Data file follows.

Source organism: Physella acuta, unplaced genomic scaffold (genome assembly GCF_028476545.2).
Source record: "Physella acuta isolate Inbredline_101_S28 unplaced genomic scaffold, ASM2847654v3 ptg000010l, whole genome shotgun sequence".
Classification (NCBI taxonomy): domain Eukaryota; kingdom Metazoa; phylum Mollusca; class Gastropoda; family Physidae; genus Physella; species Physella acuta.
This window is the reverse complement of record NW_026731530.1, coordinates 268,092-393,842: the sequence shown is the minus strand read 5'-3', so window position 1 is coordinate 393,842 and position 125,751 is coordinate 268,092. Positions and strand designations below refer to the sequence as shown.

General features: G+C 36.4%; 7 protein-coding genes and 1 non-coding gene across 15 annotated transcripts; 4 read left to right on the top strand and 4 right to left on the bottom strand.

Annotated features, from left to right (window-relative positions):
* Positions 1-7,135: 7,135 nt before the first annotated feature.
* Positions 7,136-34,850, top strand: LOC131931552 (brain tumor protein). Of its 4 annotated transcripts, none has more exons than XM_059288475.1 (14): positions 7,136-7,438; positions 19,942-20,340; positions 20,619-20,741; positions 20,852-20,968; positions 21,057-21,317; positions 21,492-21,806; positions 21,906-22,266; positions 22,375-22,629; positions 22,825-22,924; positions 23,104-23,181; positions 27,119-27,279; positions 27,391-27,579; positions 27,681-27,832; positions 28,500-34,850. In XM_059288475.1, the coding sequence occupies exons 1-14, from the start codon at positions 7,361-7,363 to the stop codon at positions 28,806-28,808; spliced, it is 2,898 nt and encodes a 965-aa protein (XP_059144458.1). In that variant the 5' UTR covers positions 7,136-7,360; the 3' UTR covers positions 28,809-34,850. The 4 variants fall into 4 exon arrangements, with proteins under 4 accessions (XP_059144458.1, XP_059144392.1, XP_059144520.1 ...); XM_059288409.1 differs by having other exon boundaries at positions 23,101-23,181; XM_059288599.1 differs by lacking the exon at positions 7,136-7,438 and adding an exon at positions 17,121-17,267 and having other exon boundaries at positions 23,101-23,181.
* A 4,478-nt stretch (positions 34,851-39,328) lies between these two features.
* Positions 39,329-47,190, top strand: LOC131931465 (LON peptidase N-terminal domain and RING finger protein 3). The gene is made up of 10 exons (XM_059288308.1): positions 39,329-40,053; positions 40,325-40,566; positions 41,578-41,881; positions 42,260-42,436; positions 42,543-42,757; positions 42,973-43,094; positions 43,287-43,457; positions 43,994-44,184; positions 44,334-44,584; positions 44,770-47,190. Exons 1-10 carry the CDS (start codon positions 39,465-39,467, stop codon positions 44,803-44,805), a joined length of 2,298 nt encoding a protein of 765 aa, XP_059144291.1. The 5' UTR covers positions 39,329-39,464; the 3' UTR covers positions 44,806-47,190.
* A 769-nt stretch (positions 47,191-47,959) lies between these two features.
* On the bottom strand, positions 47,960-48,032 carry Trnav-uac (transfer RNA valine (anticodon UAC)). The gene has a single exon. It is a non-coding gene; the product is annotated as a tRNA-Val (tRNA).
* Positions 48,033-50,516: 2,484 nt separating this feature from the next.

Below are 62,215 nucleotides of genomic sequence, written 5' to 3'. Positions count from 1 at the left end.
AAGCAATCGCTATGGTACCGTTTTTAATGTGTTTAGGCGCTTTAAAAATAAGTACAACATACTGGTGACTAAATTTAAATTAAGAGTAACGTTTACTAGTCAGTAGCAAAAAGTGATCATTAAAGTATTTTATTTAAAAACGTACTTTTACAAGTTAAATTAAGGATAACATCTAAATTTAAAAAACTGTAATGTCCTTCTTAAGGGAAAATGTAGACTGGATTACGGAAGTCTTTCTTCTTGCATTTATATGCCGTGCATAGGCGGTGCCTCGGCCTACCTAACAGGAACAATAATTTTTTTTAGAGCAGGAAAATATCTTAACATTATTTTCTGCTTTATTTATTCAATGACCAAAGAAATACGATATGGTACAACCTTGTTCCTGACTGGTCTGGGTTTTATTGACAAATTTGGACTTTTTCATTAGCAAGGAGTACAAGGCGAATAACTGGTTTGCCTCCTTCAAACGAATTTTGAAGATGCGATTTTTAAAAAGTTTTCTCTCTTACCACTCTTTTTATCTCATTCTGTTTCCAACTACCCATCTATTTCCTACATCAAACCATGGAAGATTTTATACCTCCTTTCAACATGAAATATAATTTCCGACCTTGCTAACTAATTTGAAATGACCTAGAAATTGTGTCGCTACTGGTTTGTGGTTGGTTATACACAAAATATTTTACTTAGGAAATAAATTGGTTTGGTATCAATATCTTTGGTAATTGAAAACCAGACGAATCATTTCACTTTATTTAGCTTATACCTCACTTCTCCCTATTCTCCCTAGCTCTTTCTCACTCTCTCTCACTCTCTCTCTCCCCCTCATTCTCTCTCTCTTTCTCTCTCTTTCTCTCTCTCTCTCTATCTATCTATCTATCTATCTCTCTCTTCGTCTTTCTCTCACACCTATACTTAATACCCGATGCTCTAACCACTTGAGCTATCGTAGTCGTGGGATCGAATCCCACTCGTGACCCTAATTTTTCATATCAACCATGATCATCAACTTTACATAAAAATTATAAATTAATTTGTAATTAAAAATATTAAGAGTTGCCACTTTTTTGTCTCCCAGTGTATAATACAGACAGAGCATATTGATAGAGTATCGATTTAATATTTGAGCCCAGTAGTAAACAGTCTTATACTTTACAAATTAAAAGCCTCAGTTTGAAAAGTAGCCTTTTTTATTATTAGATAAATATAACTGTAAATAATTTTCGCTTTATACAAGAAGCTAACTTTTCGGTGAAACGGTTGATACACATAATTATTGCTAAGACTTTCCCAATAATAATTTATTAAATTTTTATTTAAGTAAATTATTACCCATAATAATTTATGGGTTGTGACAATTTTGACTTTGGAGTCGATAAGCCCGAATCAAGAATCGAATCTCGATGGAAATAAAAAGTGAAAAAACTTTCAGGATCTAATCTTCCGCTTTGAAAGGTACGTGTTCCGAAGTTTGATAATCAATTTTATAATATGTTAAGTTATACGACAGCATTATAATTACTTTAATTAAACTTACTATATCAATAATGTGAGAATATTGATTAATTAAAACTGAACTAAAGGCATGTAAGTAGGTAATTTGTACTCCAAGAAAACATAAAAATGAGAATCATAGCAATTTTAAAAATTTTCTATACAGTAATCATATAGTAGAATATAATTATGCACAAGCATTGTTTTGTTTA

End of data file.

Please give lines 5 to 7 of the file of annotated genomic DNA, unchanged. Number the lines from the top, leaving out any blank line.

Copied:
General features: G+C 36.4%; 7 protein-coding genes and 1 non-coding gene across 15 annotated transcripts; 4 read left to right on the top strand and 4 right to left on the bottom strand.

Annotated features, from left to right (window-relative positions):
* Positions 1-7,135: 7,135 nt before the first annotated feature.